Wednesday, April 29, 2009

Website Review:

Want to know how much water, oil and greenhouse gas you'll conserve annually by getting your bills online? Look no further than

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Website Review: Parent Tested Parent Approved

I stumbled upon the Parent Tested Parent Approved (PTPA) site and was immediately intrigued. Their mission is "to discover and appraise new products designed for children and families.We research new products and coordinate testing with parents. Award winning products are selected based on value, functionality, quality and appeal." Sounds like the perfect fit for a green and frugal mom like myself.

So what does PTPA have to offer? Well, instead of have marketers push products based upon a company's revenue goal, these are items that are sampled by moms and dads who are giving their genuine recommendations based on their experience with the product or item. In addition, the site has a blog, newsletter and also offer a Green Award for those products that are especially great, innovative and green.

My first stop was at the Winning Products section in the environmentally-friendly category.

Seventh Generation Free & Clear Natural All-Purpose Cleaner was listed in this category, but it's not immediately clear how or why it was selected. I realize it's eco-friendly, but what did the testers think? How did they use it? What were their findings? The research and rationale fell a bit short.

Overall, I thought the site was mediocre. I'd rather use a site like where the products are evaulated using a scale of 1 to 5 so you understand why certain products were ranked.

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Tuesday, April 28, 2009

Product Review: Reynolds 100% Recycled Foil

I'm a big fan of Reynolds products. So when I saw that they came out with a recycled version of their aluminum foil, I couldn't wait to try it out! Call me a green geek, but I wanted to see if there was a difference between the recycled version and their standard foil.

First of all, the box is made from recycled cardboard and water-based ink was used for the printing. The foil itself is very thick and sturdy. I actually think it's heavier than its normal foil.

The website has a very cool recipe widget and you can get a coupon for Reynolds Wrap 100% Recycled Foil. Plus, there's information on how to green your kitchen, FAQs, a sweepstakes and a Friends & Community area.

So I used the foil to cover up some leftovers. It's very sturdy, held its shape well and didn't get any food stuck to it. I have to say that I do like the recycled foil much better than the regular.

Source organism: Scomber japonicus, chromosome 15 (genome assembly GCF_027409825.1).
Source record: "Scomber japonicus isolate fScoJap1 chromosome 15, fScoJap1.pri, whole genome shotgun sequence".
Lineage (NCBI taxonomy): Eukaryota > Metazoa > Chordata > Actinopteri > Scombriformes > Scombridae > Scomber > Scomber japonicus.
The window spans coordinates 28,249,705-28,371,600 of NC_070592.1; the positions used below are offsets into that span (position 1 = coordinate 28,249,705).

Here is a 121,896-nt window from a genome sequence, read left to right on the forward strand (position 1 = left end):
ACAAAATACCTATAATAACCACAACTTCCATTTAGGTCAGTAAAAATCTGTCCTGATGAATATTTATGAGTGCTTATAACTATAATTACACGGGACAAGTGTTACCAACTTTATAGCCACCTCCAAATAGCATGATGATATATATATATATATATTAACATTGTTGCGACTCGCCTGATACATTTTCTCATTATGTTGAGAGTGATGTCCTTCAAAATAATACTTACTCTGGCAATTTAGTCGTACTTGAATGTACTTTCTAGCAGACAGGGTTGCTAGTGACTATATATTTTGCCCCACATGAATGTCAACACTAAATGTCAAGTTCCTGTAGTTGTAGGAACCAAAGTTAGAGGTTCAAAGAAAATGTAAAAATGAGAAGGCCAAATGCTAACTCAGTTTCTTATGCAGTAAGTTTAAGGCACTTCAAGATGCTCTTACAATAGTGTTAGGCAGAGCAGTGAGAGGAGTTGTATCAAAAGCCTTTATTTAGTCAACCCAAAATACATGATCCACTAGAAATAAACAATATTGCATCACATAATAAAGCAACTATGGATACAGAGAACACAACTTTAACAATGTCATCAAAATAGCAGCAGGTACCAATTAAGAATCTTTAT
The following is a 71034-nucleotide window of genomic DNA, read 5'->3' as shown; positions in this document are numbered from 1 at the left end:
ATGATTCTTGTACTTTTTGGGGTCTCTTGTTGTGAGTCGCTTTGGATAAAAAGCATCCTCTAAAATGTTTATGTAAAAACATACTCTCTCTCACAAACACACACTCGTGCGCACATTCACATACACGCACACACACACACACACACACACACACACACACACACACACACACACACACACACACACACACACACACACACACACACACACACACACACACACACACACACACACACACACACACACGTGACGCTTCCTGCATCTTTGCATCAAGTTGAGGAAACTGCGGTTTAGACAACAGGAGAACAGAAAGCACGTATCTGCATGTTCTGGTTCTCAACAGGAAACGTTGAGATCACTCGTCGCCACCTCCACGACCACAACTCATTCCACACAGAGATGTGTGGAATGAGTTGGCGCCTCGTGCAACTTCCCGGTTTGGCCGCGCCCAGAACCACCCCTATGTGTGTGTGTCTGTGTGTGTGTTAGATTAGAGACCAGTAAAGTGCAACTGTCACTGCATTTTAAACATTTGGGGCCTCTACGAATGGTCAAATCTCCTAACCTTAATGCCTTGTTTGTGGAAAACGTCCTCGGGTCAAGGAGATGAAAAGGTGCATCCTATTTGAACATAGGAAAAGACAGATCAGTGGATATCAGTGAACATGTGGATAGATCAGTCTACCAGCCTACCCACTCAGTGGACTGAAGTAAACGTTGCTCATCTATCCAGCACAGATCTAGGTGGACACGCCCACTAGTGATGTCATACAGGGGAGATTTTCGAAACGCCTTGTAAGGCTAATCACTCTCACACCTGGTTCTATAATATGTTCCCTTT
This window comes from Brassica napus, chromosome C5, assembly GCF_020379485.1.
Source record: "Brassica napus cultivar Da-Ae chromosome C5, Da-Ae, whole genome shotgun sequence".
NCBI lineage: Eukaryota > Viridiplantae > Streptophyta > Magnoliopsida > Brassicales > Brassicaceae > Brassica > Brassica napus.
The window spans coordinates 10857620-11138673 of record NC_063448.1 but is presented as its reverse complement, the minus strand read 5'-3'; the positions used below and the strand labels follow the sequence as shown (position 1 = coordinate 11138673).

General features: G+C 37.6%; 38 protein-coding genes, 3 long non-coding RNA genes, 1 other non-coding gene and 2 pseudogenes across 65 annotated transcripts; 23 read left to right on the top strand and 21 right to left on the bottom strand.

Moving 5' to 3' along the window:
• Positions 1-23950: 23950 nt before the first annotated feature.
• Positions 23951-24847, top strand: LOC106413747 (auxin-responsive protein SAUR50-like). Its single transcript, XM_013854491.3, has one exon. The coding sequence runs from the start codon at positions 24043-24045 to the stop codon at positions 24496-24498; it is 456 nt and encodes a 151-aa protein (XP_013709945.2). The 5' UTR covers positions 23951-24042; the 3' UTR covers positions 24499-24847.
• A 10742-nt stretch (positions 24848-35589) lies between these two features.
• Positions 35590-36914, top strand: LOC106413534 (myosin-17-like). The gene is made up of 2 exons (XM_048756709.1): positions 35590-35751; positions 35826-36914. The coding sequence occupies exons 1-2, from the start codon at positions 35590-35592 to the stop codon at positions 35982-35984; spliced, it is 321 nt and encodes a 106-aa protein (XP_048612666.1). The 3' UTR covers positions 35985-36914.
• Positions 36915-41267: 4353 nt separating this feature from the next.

Get your coupon
and try it today! Let me know how you like it.

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Monday, April 27, 2009

Go Green: Are You Up for the Composting Challenge?

Our home has quite a bit of land for Bergen County, NJ (1.3 acres to be exact), so I’m all over gardening. With that, I’ve been dying to try composting. (Okay, yes, I’m a bit too excited about using decomposed food scraps for my garden.) We’ve been looking for a composting bin for a few months. They tend to be a bit expensive and hard to find. Although, I have seen compost bins on and

We recently found a composter through one of the local towns for $43.50. I really wanted the kind that is a big drum that you can turn to mix the compost. This one looks like a black garbage can without a bottom. It has vents and the top twists off so you can easily add your food scraps. There’s also a door on the side by the bottom to retrieve the compost and you use large plastic screws to ensure it stays put.

Next, we had to figure out where to put the composter. Where in our yard would we want a giant trash-can-looking device? It made the most sense to put it near the garden, but we plan to relocate our garden next season. (The current spot just didn’t seem to get enough sun. Most of my tomatoes were still green in the middle of the summer.)

So it’s in place, but the one thing we didn’t think about was: how are we going to get our scraps out to the composter? I don’t feel like trucking out to the far corner of the yard in the middle of winter to throw in some food scraps. The plan is to use a large bucket with a lid and keep it on the deck. We can easily add food to it, but keeping it outside will hopefully keep the smells at bay.